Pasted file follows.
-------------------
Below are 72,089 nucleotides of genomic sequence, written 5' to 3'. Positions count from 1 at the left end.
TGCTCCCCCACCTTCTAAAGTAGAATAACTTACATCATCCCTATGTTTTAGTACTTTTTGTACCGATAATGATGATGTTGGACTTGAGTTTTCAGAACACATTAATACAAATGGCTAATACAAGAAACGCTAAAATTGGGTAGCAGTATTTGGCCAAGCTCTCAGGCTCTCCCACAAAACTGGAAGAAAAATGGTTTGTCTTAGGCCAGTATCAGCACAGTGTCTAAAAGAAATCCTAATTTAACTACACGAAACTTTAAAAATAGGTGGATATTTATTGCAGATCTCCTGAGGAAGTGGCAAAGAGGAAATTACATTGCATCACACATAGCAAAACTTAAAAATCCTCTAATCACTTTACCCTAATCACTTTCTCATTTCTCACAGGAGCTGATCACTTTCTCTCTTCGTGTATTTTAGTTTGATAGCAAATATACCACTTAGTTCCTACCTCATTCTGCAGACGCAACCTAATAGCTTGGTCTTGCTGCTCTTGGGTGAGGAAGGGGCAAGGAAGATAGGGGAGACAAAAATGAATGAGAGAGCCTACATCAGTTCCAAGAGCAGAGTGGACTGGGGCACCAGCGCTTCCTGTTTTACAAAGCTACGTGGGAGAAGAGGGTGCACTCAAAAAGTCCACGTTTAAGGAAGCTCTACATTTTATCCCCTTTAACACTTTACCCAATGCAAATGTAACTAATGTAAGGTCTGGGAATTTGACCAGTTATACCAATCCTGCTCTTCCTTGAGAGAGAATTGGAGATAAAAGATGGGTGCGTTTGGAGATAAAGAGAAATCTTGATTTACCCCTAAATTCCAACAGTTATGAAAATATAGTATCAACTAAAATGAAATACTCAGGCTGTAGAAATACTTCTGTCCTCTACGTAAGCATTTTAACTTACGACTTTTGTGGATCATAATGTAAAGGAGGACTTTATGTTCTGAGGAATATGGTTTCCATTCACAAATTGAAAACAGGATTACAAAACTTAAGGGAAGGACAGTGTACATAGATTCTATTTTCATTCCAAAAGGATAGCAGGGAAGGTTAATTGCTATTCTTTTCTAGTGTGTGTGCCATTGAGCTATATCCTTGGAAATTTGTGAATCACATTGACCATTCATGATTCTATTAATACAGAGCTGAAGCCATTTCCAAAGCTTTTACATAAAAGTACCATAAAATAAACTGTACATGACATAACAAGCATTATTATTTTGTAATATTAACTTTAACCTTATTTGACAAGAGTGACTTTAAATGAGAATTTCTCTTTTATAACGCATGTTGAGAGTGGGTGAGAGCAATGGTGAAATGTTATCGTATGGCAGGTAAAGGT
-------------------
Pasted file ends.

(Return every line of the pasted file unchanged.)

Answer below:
Below are 72,089 nucleotides of genomic sequence, written 5' to 3'. Positions count from 1 at the left end.
TGCTCCCCCACCTTCTAAAGTAGAATAACTTACATCATCCCTATGTTTTAGTACTTTTTGTACCGATAATGATGATGTTGGACTTGAGTTTTCAGAACACATTAATACAAATGGCTAATACAAGAAACGCTAAAATTGGGTAGCAGTATTTGGCCAAGCTCTCAGGCTCTCCCACAAAACTGGAAGAAAAATGGTTTGTCTTAGGCCAGTATCAGCACAGTGTCTAAAAGAAATCCTAATTTAACTACACGAAACTTTAAAAATAGGTGGATATTTATTGCAGATCTCCTGAGGAAGTGGCAAAGAGGAAATTACATTGCATCACACATAGCAAAACTTAAAAATCCTCTAATCACTTTACCCTAATCACTTTCTCATTTCTCACAGGAGCTGATCACTTTCTCTCTTCGTGTATTTTAGTTTGATAGCAAATATACCACTTAGTTCCTACCTCATTCTGCAGACGCAACCTAATAGCTTGGTCTTGCTGCTCTTGGGTGAGGAAGGGGCAAGGAAGATAGGGGAGACAAAAATGAATGAGAGAGCCTACATCAGTTCCAAGAGCAGAGTGGACTGGGGCACCAGCGCTTCCTGTTTTACAAAGCTACGTGGGAGAAGAGGGTGCACTCAAAAAGTCCACGTTTAAGGAAGCTCTACATTTTATCCCCTTTAACACTTTACCCAATGCAAATGTAACTAATGTAAGGTCTGGGAATTTGACCAGTTATACCAATCCTGCTCTTCCTTGAGAGAGAATTGGAGATAAAAGATGGGTGCGTTTGGAGATAAAGAGAAATCTTGATTTACCCCTAAATTCCAACAGTTATGAAAATATAGTATCAACTAAAATGAAATACTCAGGCTGTAGAAATACTTCTGTCCTCTACGTAAGCATTTTAACTTACGACTTTTGTGGATCATAATGTAAAGGAGGACTTTATGTTCTGAGGAATATGGTTTCCATTCACAAATTGAAAACAGGATTACAAAACTTAAGGGAAGGACAGTGTACATAGATTCTATTTTCATTCCAAAAGGATAGCAGGGAAGGTTAATTGCTATTCTTTTCTAGTGTGTGTGCCATTGAGCTATATCCTTGGAAATTTGTGAATCACATTGACCATTCATGATTCTATTAATACAGAGCTGAAGCCATTTCCAAAGCTTTTACATAAAAGTACCATAAAATAAACTGTACATGACATAACAAGCATTATTATTTTGTAATATTAACTTTAACCTTATTTGACAAGAGTGACTTTAAATGAGAATTTCTCTTTTATAACGCATGTTGAGAGTGGGTGAGAGCAATGGTGAAATGTTATCGTATGGCAGGTAAAGGT